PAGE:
Eric Rescorla wrote recently about three people who must have lots of trouble getting their email through spam filters: Jose Viagra, Julia Cialis, and Josh Ambien. I feel especially sorry for poor Jose, who through no fault of his own must get nothing but smirks whenever he says his name.
Anyway, this reminded me of an interesting problem with Bayesian spam filters: they’re trained by the bad guys.
[Background: A Bayesian spam filter uses human advice to learn how to recognize spam. A human classifies messages into spam and non-spam. The Bayesian filter assigns a score to each word, depending on how often that word appears in spam vs. non-spam messages. Newly arrived messages are then classified based on the scores of the words they contain. Words used mostly in spam, such as “Viagra”, get negative scores, so messages containing them tend to get classified as spam. Which is good, unless your name is Jose Viagra.]
Many spammers have taken to lacing their messages with sections of “word salad” containing meaningless strings of innocuous-looking words, in the hopes that the word salad will trigger positive associations in the recipient’s Bayesian filter.
Now suppose a big spammer wanted to poison a particular word, so that messages containing that word would be (mis)classified as spam. The spammer could sprinkle the target word throughout the word salad in his outgoing spam messages. When users classified those messages as spam, the targeted word would develop a negative score in the users’ Bayesian spam filters. Later, messages with the targeted word would likely be mistaken for spam.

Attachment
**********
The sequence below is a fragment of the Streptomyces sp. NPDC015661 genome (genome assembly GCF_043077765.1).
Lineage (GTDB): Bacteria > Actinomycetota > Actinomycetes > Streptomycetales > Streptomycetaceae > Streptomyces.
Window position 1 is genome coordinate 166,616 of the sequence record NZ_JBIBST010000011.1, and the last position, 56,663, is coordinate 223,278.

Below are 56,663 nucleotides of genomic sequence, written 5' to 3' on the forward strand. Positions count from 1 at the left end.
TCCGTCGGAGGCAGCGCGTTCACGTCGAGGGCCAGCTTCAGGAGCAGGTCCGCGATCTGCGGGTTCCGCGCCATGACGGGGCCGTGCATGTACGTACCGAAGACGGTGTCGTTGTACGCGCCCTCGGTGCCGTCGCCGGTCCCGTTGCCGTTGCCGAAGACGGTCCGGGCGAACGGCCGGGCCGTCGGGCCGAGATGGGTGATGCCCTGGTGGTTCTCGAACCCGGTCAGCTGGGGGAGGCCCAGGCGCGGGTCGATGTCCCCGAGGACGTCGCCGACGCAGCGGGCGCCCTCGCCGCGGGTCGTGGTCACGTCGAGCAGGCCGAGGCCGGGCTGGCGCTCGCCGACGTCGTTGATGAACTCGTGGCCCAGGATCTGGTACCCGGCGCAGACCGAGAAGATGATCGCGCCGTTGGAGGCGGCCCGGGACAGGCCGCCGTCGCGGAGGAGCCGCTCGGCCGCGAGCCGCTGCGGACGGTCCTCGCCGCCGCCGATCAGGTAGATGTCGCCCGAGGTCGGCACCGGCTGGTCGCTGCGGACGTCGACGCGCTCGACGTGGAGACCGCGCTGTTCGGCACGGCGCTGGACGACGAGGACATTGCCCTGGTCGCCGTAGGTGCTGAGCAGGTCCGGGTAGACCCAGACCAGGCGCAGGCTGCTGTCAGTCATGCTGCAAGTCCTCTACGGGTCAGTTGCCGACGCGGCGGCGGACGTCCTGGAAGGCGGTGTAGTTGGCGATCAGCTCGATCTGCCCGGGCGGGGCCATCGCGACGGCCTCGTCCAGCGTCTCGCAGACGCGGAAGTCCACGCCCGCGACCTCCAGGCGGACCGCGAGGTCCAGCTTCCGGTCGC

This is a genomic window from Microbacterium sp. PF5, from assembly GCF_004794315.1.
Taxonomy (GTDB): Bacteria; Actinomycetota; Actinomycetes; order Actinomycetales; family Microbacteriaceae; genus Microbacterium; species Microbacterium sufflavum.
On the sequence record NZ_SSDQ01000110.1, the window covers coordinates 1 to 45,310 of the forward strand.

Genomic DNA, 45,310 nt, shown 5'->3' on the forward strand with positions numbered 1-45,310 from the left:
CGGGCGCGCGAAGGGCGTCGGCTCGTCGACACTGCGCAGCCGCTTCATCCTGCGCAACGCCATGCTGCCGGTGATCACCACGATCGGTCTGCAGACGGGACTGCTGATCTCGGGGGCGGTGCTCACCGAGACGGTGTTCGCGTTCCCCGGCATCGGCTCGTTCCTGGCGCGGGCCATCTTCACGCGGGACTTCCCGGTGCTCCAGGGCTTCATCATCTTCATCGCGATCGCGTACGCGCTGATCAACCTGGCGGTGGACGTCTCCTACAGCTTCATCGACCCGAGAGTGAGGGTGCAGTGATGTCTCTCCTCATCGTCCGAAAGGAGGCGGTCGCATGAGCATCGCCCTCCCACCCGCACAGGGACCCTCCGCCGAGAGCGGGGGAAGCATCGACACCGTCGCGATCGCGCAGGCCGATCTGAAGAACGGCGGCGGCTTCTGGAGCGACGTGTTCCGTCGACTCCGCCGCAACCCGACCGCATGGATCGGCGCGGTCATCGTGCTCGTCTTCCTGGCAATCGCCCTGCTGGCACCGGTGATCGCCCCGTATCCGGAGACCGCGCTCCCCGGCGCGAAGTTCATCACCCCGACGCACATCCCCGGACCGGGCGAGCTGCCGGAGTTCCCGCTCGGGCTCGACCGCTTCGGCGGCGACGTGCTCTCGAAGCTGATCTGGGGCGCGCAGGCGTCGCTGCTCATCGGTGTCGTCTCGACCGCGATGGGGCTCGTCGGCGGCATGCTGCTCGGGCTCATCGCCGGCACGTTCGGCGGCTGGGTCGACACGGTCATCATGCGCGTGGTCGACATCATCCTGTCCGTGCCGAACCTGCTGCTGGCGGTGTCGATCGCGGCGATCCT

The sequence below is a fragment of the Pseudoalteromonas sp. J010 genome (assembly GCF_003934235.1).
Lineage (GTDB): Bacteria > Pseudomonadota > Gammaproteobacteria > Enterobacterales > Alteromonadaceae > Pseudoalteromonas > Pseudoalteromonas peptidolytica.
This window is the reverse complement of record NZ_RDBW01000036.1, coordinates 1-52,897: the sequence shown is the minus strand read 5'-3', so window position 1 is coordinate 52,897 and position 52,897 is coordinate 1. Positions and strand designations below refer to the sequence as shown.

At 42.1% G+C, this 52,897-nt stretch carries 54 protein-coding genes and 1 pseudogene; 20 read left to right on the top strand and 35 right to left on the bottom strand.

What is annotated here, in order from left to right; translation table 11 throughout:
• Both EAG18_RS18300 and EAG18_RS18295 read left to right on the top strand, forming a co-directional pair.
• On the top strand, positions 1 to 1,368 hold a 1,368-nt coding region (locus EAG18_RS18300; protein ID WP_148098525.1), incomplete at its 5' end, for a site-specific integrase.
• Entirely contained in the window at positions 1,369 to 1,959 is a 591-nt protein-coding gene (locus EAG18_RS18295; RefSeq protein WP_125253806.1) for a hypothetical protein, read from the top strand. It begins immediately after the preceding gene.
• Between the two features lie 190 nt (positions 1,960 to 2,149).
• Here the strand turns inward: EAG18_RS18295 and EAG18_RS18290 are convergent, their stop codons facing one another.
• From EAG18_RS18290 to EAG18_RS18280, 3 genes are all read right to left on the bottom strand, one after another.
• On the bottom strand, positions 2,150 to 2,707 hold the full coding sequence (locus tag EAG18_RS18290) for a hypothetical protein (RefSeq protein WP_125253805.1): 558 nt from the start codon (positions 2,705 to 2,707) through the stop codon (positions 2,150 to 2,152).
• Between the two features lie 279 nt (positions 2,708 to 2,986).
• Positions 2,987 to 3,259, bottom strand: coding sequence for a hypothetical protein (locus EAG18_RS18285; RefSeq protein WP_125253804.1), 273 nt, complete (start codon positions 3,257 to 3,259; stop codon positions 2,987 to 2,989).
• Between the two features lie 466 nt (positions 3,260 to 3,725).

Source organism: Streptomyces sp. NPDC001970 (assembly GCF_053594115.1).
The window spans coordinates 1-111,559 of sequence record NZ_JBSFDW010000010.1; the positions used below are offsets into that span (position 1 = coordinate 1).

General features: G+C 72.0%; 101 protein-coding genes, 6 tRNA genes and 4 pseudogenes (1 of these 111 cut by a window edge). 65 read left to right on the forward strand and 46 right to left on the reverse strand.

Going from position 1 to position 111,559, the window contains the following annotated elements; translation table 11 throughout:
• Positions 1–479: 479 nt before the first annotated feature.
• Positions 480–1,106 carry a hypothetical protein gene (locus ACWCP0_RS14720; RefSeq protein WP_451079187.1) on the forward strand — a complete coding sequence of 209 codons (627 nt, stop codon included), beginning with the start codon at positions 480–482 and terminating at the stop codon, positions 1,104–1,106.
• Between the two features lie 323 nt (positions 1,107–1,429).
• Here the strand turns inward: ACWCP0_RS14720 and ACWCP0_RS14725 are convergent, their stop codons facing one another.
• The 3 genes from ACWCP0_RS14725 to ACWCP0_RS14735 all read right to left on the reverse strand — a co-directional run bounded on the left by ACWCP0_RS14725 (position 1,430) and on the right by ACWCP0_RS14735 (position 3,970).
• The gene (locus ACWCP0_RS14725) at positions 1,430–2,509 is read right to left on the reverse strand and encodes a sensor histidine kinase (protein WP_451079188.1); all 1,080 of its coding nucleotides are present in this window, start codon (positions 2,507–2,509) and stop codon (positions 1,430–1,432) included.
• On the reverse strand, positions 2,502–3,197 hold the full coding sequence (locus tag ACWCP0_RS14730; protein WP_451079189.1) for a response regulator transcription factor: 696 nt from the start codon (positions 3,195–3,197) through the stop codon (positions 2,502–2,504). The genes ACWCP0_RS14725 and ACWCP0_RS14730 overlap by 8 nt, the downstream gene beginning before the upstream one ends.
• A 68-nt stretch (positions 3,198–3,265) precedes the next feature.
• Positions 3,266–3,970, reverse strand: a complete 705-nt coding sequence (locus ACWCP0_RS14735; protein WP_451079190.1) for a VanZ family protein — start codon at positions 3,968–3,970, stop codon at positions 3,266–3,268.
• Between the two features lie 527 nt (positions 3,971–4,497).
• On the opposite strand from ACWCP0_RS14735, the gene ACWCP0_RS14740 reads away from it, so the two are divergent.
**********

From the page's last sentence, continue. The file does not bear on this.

This attack could even be carried out against a particular targeted user. By feeding that user a steady diet of spam (or pseudo-spam) containing the target word, a malicious person could build up a highly negative score for that word in the targeted user’s filter.
Of course, this won’t work, or will be less effective, for words that have appeared frequently in a user’s legitimate messages in the past. But it might work for a word that is about to become more frequent, such as the name of a person in the news, or a political party. For example, somebody could have tried to poison “Fahrenheit” just before Michael Moore’s movie was released, or “Whitewater” in the early days of the Clinton administration.
There is a general lesson here about the use of learning methods in security. Learning is attractive, because it can adapt to the bad guys’ behavior. But the fact that the bad guys are teaching the system how to behave can also be a serious drawback.